Published: 27.09.13

Six new professors at ETH Zurich

Upon application of the President of ETH Zurich, Professor Ralph Eichler, at its meeting of 25/26 September 2013 the ETH Board appointed a total of six individuals as professors, took note of the resignations of five professors and thanked them for their service, and awarded the title of professor to one individual.

Media release
The ETH Board appointed new professors. (Image: ETH Zürich)
The ETH Board appointed new professors. (Image: ETH Zürich)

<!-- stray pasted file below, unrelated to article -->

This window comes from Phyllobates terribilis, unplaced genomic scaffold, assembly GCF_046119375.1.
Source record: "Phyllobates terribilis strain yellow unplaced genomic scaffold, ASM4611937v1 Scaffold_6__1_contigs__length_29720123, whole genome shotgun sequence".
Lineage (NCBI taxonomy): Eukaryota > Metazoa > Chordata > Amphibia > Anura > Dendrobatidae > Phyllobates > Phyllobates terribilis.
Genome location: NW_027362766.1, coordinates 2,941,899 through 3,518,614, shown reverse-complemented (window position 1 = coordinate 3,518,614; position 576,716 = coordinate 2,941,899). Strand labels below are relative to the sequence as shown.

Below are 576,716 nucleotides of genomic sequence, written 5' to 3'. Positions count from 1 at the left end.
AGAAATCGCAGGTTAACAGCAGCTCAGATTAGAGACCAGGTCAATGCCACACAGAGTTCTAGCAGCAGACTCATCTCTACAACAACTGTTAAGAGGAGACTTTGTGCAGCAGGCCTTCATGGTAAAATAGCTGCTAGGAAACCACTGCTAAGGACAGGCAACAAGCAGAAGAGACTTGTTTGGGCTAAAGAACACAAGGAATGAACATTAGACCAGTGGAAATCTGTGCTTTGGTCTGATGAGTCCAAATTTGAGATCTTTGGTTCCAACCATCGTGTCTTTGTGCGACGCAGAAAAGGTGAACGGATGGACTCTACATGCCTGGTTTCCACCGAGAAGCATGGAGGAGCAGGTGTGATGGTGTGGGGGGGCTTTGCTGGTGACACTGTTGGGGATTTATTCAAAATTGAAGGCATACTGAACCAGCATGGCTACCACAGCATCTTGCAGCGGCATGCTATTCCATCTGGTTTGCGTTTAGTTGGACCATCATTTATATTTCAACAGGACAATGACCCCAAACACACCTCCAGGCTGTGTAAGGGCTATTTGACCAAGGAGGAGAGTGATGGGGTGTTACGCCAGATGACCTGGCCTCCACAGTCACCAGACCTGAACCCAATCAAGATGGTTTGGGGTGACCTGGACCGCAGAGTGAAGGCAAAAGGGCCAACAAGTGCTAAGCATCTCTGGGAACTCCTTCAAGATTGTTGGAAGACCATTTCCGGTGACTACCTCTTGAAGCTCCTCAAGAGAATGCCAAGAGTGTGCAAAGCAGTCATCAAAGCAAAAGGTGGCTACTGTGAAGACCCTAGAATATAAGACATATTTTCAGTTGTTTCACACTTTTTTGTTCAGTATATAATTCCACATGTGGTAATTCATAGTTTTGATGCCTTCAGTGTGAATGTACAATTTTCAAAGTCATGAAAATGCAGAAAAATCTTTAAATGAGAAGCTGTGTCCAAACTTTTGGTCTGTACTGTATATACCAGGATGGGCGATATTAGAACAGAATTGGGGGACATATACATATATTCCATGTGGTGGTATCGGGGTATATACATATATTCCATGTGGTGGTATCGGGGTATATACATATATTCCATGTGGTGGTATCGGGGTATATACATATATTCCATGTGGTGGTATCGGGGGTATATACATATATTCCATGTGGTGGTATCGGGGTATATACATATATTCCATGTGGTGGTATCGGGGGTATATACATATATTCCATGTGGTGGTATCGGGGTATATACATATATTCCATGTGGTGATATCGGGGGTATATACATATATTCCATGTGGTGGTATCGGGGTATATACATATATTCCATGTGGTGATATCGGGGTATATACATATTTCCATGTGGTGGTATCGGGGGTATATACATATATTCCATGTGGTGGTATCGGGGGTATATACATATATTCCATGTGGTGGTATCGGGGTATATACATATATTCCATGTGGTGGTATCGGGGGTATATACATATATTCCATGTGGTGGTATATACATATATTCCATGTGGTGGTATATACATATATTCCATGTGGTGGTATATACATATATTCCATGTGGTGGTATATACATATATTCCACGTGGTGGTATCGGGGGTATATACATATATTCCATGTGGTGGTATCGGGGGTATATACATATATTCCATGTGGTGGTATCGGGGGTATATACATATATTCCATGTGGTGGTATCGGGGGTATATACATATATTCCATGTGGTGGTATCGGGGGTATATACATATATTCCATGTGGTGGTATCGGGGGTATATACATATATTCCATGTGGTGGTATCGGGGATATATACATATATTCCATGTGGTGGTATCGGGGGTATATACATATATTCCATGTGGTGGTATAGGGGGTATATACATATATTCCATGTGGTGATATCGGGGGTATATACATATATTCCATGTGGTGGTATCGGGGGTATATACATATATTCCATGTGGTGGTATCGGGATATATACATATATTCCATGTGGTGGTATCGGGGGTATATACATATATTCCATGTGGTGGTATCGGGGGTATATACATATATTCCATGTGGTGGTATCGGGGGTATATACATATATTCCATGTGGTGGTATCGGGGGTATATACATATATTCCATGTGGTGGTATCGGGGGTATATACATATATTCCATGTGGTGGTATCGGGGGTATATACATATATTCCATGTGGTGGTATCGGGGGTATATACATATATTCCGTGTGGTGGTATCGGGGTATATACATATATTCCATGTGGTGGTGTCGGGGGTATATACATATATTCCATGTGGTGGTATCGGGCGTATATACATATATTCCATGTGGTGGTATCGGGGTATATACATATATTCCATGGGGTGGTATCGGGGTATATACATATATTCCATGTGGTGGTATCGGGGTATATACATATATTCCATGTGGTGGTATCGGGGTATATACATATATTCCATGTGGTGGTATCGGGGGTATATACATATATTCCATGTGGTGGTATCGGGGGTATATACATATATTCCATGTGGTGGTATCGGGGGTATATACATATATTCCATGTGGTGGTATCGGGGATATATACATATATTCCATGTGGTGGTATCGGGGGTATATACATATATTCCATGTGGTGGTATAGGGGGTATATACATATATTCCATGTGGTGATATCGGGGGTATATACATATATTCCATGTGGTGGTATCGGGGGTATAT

Professor Charalampos Anastasiou (*1974), currently Associate Professor at ETH Zurich, as Full Professor of Theoretical Particle Physics. Charalampos Anastasiou is a highly regarded particle physicist. In recent years he has focused on the theoretical description and interpretation of experimental data from the Large Hadron Collider at CERN in Geneva, among other topics. He has made ground-breaking discoveries in relation to the long-sought Higgs boson and the characteristics of this elementary particle. Charalampos Anastasiou has recently launched new projects that go beyond the standard model of particle physics. These have enabled him to attract experienced modelling engineers to Zurich, thus continuing to enhance the international reputation of the Particle Physics Group at ETH Zurich. Dr Lucie Tajčmanová (*1978), currently Research Associate at ETH Zurich, as Assistant Professor of Metamorphic Petrology. In 2013 Lucie Tajčmanová was awarded an ERC Starting Grant for her research into how the mineralogy observed on the surface of a rock can be used to determine the conditions under which it was originally formed. The models hitherto used for this purpose are in need of improvement. Lucie Tajčmanová will therefore lead her own research group to conduct in-depth analysis on the interactions between metamorphosis and deformation of rocks in the lithosphere. She will perform a key bridging function between the geology and petrology groups at the Department of Earth Sciences.